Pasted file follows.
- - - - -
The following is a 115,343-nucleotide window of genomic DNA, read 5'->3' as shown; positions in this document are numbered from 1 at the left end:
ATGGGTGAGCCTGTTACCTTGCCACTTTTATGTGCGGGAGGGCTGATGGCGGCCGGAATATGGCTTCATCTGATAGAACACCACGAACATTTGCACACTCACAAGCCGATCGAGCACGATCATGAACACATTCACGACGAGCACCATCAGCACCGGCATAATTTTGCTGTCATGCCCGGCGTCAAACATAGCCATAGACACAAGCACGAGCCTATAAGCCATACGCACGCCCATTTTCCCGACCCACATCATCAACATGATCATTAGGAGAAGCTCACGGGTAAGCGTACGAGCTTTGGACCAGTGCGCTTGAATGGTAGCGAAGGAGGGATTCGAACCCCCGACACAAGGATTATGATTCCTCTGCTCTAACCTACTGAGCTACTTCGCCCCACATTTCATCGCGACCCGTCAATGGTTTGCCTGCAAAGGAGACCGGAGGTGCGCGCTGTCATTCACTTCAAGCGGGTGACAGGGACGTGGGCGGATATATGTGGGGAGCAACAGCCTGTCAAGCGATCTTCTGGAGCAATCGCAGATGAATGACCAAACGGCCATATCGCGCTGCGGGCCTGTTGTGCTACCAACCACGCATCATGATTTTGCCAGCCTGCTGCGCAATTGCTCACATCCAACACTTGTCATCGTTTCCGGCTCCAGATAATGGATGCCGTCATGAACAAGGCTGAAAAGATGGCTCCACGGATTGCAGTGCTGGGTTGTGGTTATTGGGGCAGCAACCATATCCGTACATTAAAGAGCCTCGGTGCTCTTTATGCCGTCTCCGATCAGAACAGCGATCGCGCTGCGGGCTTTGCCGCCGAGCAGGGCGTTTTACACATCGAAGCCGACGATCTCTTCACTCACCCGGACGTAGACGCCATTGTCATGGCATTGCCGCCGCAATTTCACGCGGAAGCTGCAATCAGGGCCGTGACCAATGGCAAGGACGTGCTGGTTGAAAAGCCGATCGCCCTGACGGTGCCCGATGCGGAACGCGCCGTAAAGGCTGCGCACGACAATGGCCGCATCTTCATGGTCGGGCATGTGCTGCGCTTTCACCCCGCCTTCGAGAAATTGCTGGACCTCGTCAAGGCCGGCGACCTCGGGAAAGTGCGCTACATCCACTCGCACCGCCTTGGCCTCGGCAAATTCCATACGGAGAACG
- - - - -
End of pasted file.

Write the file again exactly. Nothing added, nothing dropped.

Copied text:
The following is a 115,343-nucleotide window of genomic DNA, read 5'->3' as shown; positions in this document are numbered from 1 at the left end:
ATGGGTGAGCCTGTTACCTTGCCACTTTTATGTGCGGGAGGGCTGATGGCGGCCGGAATATGGCTTCATCTGATAGAACACCACGAACATTTGCACACTCACAAGCCGATCGAGCACGATCATGAACACATTCACGACGAGCACCATCAGCACCGGCATAATTTTGCTGTCATGCCCGGCGTCAAACATAGCCATAGACACAAGCACGAGCCTATAAGCCATACGCACGCCCATTTTCCCGACCCACATCATCAACATGATCATTAGGAGAAGCTCACGGGTAAGCGTACGAGCTTTGGACCAGTGCGCTTGAATGGTAGCGAAGGAGGGATTCGAACCCCCGACACAAGGATTATGATTCCTCTGCTCTAACCTACTGAGCTACTTCGCCCCACATTTCATCGCGACCCGTCAATGGTTTGCCTGCAAAGGAGACCGGAGGTGCGCGCTGTCATTCACTTCAAGCGGGTGACAGGGACGTGGGCGGATATATGTGGGGAGCAACAGCCTGTCAAGCGATCTTCTGGAGCAATCGCAGATGAATGACCAAACGGCCATATCGCGCTGCGGGCCTGTTGTGCTACCAACCACGCATCATGATTTTGCCAGCCTGCTGCGCAATTGCTCACATCCAACACTTGTCATCGTTTCCGGCTCCAGATAATGGATGCCGTCATGAACAAGGCTGAAAAGATGGCTCCACGGATTGCAGTGCTGGGTTGTGGTTATTGGGGCAGCAACCATATCCGTACATTAAAGAGCCTCGGTGCTCTTTATGCCGTCTCCGATCAGAACAGCGATCGCGCTGCGGGCTTTGCCGCCGAGCAGGGCGTTTTACACATCGAAGCCGACGATCTCTTCACTCACCCGGACGTAGACGCCATTGTCATGGCATTGCCGCCGCAATTTCACGCGGAAGCTGCAATCAGGGCCGTGACCAATGGCAAGGACGTGCTGGTTGAAAAGCCGATCGCCCTGACGGTGCCCGATGCGGAACGCGCCGTAAAGGCTGCGCACGACAATGGCCGCATCTTCATGGTCGGGCATGTGCTGCGCTTTCACCCCGCCTTCGAGAAATTGCTGGACCTCGTCAAGGCCGGCGACCTCGGGAAAGTGCGCTACATCCACTCGCACCGCCTTGGCCTCGGCAAATTCCATACGGAGAACG